Summer lovin’

Hi, I am back 🙂 Working on a new laptop that I hate, Windows 8 sucks by the way, for anybody thinking of buying a new computer! And for anybody waiting on an email reply from me please let me know because some of my emails are disappearing out into the net world never to be seen again I am discovering – I have replied to all! This has been an expensive month after having to replace a laptop, vacuum cleaner, cell phone and repairs to the truck – how glad I am now that I worked all those hours!

We are harvesting from the garden with some great successes this year but also disappointments. We lost all our tomatoes this year, I think my husband was to blame for that one though he is keeping quiet about what he possibly did to them. I have a feeling that the “foliage feed” he used was something else entirely that he knows I wouldn’t have liked him using but he did in error. Our self sewn beetroot that we transplanted out in great rows all failed, a terminator gene maybe? Our strawberries have not done well. But after a few years of failed potato crops because of a bug problem here this year we harvested over 70 kg of beautiful potatoes. The raspberries went crazy and we got over 40 kg with autumns berries already on their way, the beans and zucchini are always great cropping, the blackberries, cranberries, peaches, peppers and chilli will have very good harvests, silverbeet (chard) lettuce and broccoli have all self sewn everywhere for regular picking. The pumpkins are spreading out everywhere again with plenty on. We got heaps of onions, garlic and carrots and have stared replanting empty spaces for autumn. The herb garden is wonderful with another rock garden dug up and planted in herbs (another post!)

After saying I wouldn’t be freezing vegetables this year, I am 🙂 Old habits die hard and it seems stupid not to when you have it lol. Jams and chutneys and being made at the moment, last year I made around 35 jars of our favourite Zucchini Chutney and just used the last of it two weeks ago so will make the same this year. We still have heaps of bottled fruit left from last year and 14 jars of other chutneys Roger wont try so I will be sticking to just the one in future. We ran out of tomato sauce a month ago and the commercial stuff is disappointing in comparison so I will have to buy a mountain of tomatoes to make more.

I have made no liqueurs or wine so far this year, I just haven’t felt motivated to. I have gone back to work doing strictly one day a week plus m on-call shifts which are simply by phone if any issues and occasionally going in to help with something. Roger is still doing 5 days a week but the work is far less demanding physically – I have to say I didn’t realise how exhausted he was and how hard he pushed himself on the farm. He had little desire for the garden but now is back to his old self and out there for hours….it’s tidy again! 🙂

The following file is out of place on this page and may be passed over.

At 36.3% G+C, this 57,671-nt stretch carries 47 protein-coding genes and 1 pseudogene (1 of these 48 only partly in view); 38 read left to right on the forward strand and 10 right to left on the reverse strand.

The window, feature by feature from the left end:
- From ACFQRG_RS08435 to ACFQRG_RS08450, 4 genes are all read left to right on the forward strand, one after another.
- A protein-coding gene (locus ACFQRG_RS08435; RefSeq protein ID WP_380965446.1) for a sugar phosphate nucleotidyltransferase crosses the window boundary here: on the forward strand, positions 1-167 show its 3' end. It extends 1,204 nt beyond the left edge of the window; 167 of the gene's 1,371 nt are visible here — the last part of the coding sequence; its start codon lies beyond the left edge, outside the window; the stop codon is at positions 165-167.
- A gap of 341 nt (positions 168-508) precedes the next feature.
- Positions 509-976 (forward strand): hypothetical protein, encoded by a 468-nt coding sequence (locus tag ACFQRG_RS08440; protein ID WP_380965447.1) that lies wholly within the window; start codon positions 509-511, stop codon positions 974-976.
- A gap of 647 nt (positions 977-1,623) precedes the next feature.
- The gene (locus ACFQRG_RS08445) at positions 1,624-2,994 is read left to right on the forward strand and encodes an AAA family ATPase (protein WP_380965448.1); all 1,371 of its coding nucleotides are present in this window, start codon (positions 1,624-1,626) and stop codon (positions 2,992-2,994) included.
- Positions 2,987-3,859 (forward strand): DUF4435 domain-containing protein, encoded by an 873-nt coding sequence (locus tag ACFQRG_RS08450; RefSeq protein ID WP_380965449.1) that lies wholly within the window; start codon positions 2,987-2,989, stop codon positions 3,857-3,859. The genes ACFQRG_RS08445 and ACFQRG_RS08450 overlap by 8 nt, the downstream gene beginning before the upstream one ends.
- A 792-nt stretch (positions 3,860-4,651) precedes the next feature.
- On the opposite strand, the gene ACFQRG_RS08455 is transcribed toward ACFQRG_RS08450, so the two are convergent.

Me, most of what computer time I spend is on the Freeconomy page – we have grown from 130 at the beginning of December to nearly 500. It is working fabulously but there are occasional issues of greed, grabbing, rudeness, a couple of people selling stuff they got free on other pages! People are people and there are all sorts out there, after banning a few we are going great.

I am back to making my soaps and hope to do a market this weekend. I have been busy drying herbs and local weeds/wildflowers for use during the year. How to package them at reasonable cost is always a consideration but I have settled on this, brown paper with a band. Printing whole sheets for wrapping was too expensive.

Anyway, I think this is about as long as it needs to be. I hope others are enjoying their summer, or keeping warm through their winter.

Advertisements

This Spring…we are scaling back the garden

I love Spring! It’s well and truly here and some of the days have been beautiful.

Roger and I have made a decision that we are going to scale back the garden this Summer and try and grow more year round. I spent much of last Summer and Autumn in the kitchen and fitting in gardening when I could but honestly….I would rather do other things than spend my time in the kitchen and at the end of Autumn I was really weary and grumpy. We grow enough food to feed half the neighbourhood, which is nice but it’s hard work for these fifty-somethings! I don’t want to do so much preserving this summer.